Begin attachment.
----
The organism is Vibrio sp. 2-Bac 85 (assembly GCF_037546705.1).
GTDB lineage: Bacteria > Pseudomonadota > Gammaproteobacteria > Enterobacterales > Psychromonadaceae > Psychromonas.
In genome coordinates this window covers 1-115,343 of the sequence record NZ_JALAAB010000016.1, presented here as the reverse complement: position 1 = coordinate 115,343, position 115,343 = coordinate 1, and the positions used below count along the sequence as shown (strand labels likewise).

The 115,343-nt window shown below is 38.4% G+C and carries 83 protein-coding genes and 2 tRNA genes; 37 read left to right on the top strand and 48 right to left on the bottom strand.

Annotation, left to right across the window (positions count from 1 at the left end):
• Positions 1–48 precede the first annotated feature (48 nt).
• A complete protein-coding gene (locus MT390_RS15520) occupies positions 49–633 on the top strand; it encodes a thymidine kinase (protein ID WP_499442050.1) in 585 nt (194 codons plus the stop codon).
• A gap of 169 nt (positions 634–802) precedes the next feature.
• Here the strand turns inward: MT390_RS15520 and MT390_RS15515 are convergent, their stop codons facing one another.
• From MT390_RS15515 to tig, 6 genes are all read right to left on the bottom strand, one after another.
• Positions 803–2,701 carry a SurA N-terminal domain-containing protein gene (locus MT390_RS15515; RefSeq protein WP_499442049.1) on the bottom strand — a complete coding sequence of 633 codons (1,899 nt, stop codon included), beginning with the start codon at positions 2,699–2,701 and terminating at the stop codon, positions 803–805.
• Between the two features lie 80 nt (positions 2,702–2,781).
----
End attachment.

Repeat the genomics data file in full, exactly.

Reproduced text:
The organism is Vibrio sp. 2-Bac 85 (assembly GCF_037546705.1).
GTDB lineage: Bacteria > Pseudomonadota > Gammaproteobacteria > Enterobacterales > Psychromonadaceae > Psychromonas.
In genome coordinates this window covers 1-115,343 of the sequence record NZ_JALAAB010000016.1, presented here as the reverse complement: position 1 = coordinate 115,343, position 115,343 = coordinate 1, and the positions used below count along the sequence as shown (strand labels likewise).

The 115,343-nt window shown below is 38.4% G+C and carries 83 protein-coding genes and 2 tRNA genes; 37 read left to right on the top strand and 48 right to left on the bottom strand.

Annotation, left to right across the window (positions count from 1 at the left end):
• Positions 1–48 precede the first annotated feature (48 nt).
• A complete protein-coding gene (locus MT390_RS15520) occupies positions 49–633 on the top strand; it encodes a thymidine kinase (protein ID WP_499442050.1) in 585 nt (194 codons plus the stop codon).
• A gap of 169 nt (positions 634–802) precedes the next feature.
• Here the strand turns inward: MT390_RS15520 and MT390_RS15515 are convergent, their stop codons facing one another.
• From MT390_RS15515 to tig, 6 genes are all read right to left on the bottom strand, one after another.
• Positions 803–2,701 carry a SurA N-terminal domain-containing protein gene (locus MT390_RS15515; RefSeq protein WP_499442049.1) on the bottom strand — a complete coding sequence of 633 codons (1,899 nt, stop codon included), beginning with the start codon at positions 2,699–2,701 and terminating at the stop codon, positions 803–805.
• Between the two features lie 80 nt (positions 2,702–2,781).